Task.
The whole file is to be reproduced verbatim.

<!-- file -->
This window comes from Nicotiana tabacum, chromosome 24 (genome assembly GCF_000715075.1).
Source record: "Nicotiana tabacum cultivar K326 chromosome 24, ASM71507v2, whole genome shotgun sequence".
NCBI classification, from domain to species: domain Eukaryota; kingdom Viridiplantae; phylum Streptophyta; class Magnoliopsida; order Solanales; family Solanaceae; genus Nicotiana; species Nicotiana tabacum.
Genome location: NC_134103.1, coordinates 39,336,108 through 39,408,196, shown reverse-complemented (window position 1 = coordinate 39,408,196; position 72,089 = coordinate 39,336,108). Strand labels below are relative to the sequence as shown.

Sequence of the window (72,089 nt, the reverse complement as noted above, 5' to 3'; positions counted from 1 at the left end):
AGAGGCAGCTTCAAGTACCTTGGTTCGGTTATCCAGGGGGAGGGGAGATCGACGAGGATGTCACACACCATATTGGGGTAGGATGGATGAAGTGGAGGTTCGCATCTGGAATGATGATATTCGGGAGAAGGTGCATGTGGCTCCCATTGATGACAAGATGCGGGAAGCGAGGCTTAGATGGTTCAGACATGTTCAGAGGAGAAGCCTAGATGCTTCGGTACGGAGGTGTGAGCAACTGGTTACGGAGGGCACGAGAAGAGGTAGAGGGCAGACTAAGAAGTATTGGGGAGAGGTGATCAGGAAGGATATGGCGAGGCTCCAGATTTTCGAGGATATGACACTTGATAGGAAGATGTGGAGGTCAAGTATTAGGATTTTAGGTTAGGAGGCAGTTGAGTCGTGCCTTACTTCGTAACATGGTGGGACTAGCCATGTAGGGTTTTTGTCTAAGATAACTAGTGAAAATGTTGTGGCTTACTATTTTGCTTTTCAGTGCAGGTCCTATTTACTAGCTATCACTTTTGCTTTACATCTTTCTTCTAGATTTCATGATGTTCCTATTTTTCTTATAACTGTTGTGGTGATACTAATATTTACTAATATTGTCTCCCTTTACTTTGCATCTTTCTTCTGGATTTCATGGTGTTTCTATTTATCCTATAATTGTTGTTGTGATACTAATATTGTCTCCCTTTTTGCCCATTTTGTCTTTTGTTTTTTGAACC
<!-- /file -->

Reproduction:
This window comes from Nicotiana tabacum, chromosome 24 (genome assembly GCF_000715075.1).
Source record: "Nicotiana tabacum cultivar K326 chromosome 24, ASM71507v2, whole genome shotgun sequence".
NCBI classification, from domain to species: domain Eukaryota; kingdom Viridiplantae; phylum Streptophyta; class Magnoliopsida; order Solanales; family Solanaceae; genus Nicotiana; species Nicotiana tabacum.
Genome location: NC_134103.1, coordinates 39,336,108 through 39,408,196, shown reverse-complemented (window position 1 = coordinate 39,408,196; position 72,089 = coordinate 39,336,108). Strand labels below are relative to the sequence as shown.

Sequence of the window (72,089 nt, the reverse complement as noted above, 5' to 3'; positions counted from 1 at the left end):
AGAGGCAGCTTCAAGTACCTTGGTTCGGTTATCCAGGGGGAGGGGAGATCGACGAGGATGTCACACACCATATTGGGGTAGGATGGATGAAGTGGAGGTTCGCATCTGGAATGATGATATTCGGGAGAAGGTGCATGTGGCTCCCATTGATGACAAGATGCGGGAAGCGAGGCTTAGATGGTTCAGACATGTTCAGAGGAGAAGCCTAGATGCTTCGGTACGGAGGTGTGAGCAACTGGTTACGGAGGGCACGAGAAGAGGTAGAGGGCAGACTAAGAAGTATTGGGGAGAGGTGATCAGGAAGGATATGGCGAGGCTCCAGATTTTCGAGGATATGACACTTGATAGGAAGATGTGGAGGTCAAGTATTAGGATTTTAGGTTAGGAGGCAGTTGAGTCGTGCCTTACTTCGTAACATGGTGGGACTAGCCATGTAGGGTTTTTGTCTAAGATAACTAGTGAAAATGTTGTGGCTTACTATTTTGCTTTTCAGTGCAGGTCCTATTTACTAGCTATCACTTTTGCTTTACATCTTTCTTCTAGATTTCATGATGTTCCTATTTTTCTTATAACTGTTGTGGTGATACTAATATTTACTAATATTGTCTCCCTTTACTTTGCATCTTTCTTCTGGATTTCATGGTGTTTCTATTTATCCTATAATTGTTGTTGTGATACTAATATTGTCTCCCTTTTTGCCCATTTTGTCTTTTGTTTTTTGAACC